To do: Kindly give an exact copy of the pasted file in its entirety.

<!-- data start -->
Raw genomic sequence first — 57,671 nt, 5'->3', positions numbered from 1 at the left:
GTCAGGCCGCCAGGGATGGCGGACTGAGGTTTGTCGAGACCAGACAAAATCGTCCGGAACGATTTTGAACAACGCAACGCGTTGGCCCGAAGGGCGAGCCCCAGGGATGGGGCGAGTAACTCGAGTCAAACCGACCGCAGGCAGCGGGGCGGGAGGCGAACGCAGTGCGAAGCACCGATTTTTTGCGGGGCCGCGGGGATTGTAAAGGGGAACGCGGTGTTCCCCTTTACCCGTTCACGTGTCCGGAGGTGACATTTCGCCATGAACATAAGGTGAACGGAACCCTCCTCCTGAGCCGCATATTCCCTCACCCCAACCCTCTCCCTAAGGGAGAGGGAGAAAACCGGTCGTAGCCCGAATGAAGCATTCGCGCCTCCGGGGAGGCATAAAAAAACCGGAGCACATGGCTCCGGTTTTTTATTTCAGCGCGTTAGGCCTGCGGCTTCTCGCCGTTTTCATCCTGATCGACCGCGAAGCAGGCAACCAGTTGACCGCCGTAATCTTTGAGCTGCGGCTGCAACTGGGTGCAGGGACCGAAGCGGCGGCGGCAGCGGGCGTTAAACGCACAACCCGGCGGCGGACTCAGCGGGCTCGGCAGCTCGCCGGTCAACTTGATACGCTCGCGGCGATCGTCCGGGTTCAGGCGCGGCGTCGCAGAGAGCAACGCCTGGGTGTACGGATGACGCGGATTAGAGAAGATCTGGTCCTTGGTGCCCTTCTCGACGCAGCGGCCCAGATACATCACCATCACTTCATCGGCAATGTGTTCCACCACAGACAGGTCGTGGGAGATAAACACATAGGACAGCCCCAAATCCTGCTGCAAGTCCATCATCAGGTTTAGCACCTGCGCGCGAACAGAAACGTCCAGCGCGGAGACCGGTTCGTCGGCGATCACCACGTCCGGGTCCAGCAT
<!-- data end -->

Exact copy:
Raw genomic sequence first — 57,671 nt, 5'->3', positions numbered from 1 at the left:
GTCAGGCCGCCAGGGATGGCGGACTGAGGTTTGTCGAGACCAGACAAAATCGTCCGGAACGATTTTGAACAACGCAACGCGTTGGCCCGAAGGGCGAGCCCCAGGGATGGGGCGAGTAACTCGAGTCAAACCGACCGCAGGCAGCGGGGCGGGAGGCGAACGCAGTGCGAAGCACCGATTTTTTGCGGGGCCGCGGGGATTGTAAAGGGGAACGCGGTGTTCCCCTTTACCCGTTCACGTGTCCGGAGGTGACATTTCGCCATGAACATAAGGTGAACGGAACCCTCCTCCTGAGCCGCATATTCCCTCACCCCAACCCTCTCCCTAAGGGAGAGGGAGAAAACCGGTCGTAGCCCGAATGAAGCATTCGCGCCTCCGGGGAGGCATAAAAAAACCGGAGCACATGGCTCCGGTTTTTTATTTCAGCGCGTTAGGCCTGCGGCTTCTCGCCGTTTTCATCCTGATCGACCGCGAAGCAGGCAACCAGTTGACCGCCGTAATCTTTGAGCTGCGGCTGCAACTGGGTGCAGGGACCGAAGCGGCGGCGGCAGCGGGCGTTAAACGCACAACCCGGCGGCGGACTCAGCGGGCTCGGCAGCTCGCCGGTCAACTTGATACGCTCGCGGCGATCGTCCGGGTTCAGGCGCGGCGTCGCAGAGAGCAACGCCTGGGTGTACGGATGACGCGGATTAGAGAAGATCTGGTCCTTGGTGCCCTTCTCGACGCAGCGGCCCAGATACATCACCATCACTTCATCGGCAATGTGTTCCACCACAGACAGGTCGTGGGAGATAAACACATAGGACAGCCCCAAATCCTGCTGCAAGTCCATCATCAGGTTTAGCACCTGCGCGCGAACAGAAACGTCCAGCGCGGAGACCGGTTCGTCGGCGATCACCACGTCCGGGTCCAGCAT